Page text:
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Silver lining for IPO watchers

Illustration of advertisement on a telephone pole with ripped off tabs. The ad has “For Sale IPO"

Illustration: Eniola Odetunde/Axios

While the U.S. saw a precipitous decline in IPO activity last year, there could be a silver lining in the near term for companies waiting on the sidelines, according to an EY report on global IPO trends.

Why it matters: IPO activity in the Americas sank to a 13-year-low by volume and a 20-year-low by value after 2021’s hot streak, effectively shutting one exit option for investors.

  • Proceeds made from IPOs sank by 95% year over year, while the IPO count fell by 76%.

Zoom in: Consumer products represented 7% of global IPOs by volume, per the report, down from 8% in 2021. Retail made up 3%, remaining roughly the same compared with the prior year.

  • Consumer staples represented 6%, up from 5% in the year prior, a reflection of consumers’ priorities during a time of high inflation.
  • Meanwhile, consumer products raked in just $4.8 billion in proceeds last year, down from $24.4 billion. Consumer staples generated $5.2 billion, in contrast to $17.8 billion in 2021. Retail notched $7.7 billion in 2022, down from $15.1 billion in the previous year.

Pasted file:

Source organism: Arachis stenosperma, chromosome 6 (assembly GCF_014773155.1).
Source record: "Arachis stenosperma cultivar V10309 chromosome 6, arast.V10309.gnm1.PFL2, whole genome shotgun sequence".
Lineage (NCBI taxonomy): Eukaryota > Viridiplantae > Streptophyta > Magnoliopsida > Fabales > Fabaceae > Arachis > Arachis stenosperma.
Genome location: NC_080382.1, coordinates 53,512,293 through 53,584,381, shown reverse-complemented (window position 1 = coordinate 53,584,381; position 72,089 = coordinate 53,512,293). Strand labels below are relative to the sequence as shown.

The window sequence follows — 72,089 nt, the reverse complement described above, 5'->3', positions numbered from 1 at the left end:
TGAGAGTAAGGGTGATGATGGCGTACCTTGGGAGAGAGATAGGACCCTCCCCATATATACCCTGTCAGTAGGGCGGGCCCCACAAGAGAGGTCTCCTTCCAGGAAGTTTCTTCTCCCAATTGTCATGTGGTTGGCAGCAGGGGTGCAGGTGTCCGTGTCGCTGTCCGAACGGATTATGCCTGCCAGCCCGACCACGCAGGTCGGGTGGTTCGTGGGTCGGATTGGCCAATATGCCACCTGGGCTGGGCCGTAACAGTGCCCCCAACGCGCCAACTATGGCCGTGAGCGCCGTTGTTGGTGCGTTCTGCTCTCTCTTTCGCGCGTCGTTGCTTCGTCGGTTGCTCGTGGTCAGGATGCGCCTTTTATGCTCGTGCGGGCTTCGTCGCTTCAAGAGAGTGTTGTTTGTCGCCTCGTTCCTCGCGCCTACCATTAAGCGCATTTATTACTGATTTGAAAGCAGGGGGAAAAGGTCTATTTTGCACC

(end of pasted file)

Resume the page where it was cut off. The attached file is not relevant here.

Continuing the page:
• Grocery delivery startup Instacart, which delayed its IPO plans, made several valuation cuts last year, including most recently to around $10 billion, per The Information, 20% lower than what it had in October and about 75% lower than what investors paid in 2021.

What’s next: With the global market starting to see lower volatility coupled with the expectation of a slowing or winding down of interest rate hikes this year, “more favorable conditions seem to be set in place for the global IPO activities to regain greater momentum by the second half of 2023,” EY says.

What they’re saying: A number of factors need to align to bring the IPO market back: inflation and interest rates, economic growth, regulation, and interest rates to name a few needs to be trending in a positive direction.

  • Yet once market volatility subsidies and investor confidence returns, the IPO market may come back.
  • “Companies focusing now on public company readiness will maximize optionality for when markets re-open,” says Rachel Gerring, an EY Americas IPO leader, in the report.

Of note: As Axios’ Dan Primack noted last month, that’s the expectation by IPO experts who project more action in the back half of the year.

  • “Particularly after some private tech companies have already taken their valuation medicine via down rounds of heavily-structured financings,” he wrote.
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